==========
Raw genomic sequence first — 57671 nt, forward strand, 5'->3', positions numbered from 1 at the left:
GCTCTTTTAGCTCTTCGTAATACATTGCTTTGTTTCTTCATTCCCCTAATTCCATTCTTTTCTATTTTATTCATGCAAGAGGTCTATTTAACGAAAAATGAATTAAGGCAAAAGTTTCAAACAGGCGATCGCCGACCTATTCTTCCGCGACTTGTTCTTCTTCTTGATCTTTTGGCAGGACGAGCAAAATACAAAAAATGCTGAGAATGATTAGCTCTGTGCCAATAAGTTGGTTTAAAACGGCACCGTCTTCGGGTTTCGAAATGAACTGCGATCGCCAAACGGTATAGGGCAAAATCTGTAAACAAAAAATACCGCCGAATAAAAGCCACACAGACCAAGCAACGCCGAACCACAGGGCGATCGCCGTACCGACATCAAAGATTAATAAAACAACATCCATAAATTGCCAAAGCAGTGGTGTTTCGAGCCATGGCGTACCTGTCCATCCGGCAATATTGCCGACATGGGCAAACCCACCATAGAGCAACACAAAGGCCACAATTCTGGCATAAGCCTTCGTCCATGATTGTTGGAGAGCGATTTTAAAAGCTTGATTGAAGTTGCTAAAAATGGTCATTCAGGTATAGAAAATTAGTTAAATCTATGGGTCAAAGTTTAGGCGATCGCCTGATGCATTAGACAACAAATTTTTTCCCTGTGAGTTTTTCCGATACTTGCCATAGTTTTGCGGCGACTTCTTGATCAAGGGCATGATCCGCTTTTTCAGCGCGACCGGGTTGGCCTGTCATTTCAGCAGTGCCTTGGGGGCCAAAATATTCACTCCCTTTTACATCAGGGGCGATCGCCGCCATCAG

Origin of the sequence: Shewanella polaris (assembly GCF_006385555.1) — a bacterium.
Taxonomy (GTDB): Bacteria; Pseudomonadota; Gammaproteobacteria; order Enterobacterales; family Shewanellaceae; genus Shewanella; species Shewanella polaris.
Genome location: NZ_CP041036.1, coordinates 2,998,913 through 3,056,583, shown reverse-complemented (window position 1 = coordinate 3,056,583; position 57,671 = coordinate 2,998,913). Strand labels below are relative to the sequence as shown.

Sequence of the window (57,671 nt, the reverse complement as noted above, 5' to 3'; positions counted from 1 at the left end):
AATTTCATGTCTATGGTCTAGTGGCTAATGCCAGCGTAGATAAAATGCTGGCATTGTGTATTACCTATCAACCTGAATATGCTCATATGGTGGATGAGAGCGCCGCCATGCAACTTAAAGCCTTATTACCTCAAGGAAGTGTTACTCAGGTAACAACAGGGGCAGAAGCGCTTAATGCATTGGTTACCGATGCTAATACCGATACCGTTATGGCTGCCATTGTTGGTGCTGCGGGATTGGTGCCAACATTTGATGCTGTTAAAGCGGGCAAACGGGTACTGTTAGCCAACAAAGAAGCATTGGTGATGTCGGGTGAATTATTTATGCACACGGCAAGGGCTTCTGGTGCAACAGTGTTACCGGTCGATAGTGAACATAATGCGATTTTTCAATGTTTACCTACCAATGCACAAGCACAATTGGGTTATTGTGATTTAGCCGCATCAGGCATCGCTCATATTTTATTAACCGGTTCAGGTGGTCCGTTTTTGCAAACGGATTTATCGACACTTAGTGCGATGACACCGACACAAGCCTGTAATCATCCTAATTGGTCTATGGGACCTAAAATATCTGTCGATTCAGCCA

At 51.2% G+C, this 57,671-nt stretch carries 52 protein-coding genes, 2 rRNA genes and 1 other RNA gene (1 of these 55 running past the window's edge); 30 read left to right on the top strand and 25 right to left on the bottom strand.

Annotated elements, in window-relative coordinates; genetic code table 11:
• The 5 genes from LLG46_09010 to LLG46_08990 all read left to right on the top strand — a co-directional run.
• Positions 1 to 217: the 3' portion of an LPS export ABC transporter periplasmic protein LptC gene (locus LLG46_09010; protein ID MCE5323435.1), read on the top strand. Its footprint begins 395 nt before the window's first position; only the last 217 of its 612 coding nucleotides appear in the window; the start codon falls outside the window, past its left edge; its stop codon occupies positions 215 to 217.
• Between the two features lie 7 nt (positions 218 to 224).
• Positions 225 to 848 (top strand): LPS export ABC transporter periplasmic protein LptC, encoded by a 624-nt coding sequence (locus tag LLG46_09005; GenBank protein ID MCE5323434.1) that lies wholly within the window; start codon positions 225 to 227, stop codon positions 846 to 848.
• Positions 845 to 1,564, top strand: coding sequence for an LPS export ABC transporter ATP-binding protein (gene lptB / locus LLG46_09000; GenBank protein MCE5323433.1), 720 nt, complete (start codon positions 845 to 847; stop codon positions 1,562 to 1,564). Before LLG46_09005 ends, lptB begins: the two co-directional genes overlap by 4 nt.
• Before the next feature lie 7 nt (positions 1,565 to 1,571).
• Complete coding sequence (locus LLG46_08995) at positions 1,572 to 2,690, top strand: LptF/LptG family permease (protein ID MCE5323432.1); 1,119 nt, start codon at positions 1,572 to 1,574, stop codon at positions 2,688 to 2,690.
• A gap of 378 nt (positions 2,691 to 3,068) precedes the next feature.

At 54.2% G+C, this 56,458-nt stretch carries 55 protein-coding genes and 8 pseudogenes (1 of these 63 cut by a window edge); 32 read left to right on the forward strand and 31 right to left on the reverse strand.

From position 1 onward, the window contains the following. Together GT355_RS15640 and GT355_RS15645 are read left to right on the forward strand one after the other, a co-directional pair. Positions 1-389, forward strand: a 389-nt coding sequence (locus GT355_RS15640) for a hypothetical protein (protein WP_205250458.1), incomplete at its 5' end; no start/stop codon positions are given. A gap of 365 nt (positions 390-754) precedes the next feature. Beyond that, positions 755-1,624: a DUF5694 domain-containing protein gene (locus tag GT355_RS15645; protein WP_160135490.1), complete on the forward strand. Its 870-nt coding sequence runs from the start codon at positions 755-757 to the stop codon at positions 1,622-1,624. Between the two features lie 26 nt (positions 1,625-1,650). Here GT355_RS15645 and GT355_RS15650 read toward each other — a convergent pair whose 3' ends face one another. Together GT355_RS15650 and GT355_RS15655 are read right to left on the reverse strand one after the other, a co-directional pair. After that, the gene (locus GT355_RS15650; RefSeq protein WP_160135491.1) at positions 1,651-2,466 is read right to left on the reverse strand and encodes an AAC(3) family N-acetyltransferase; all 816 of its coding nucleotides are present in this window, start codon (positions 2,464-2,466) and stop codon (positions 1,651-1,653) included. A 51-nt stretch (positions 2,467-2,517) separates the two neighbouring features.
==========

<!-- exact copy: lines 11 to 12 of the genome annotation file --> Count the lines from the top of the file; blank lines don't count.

• Positions 1 to 217: the 3' portion of an LPS export ABC transporter periplasmic protein LptC gene (locus LLG46_09010; protein ID MCE5323435.1), read on the top strand. Its footprint begins 395 nt before the window's first position; only the last 217 of its 612 coding nucleotides appear in the window; the start codon falls outside the window, past its left edge; its stop codon occupies positions 215 to 217.
• Between the two features lie 7 nt (positions 218 to 224).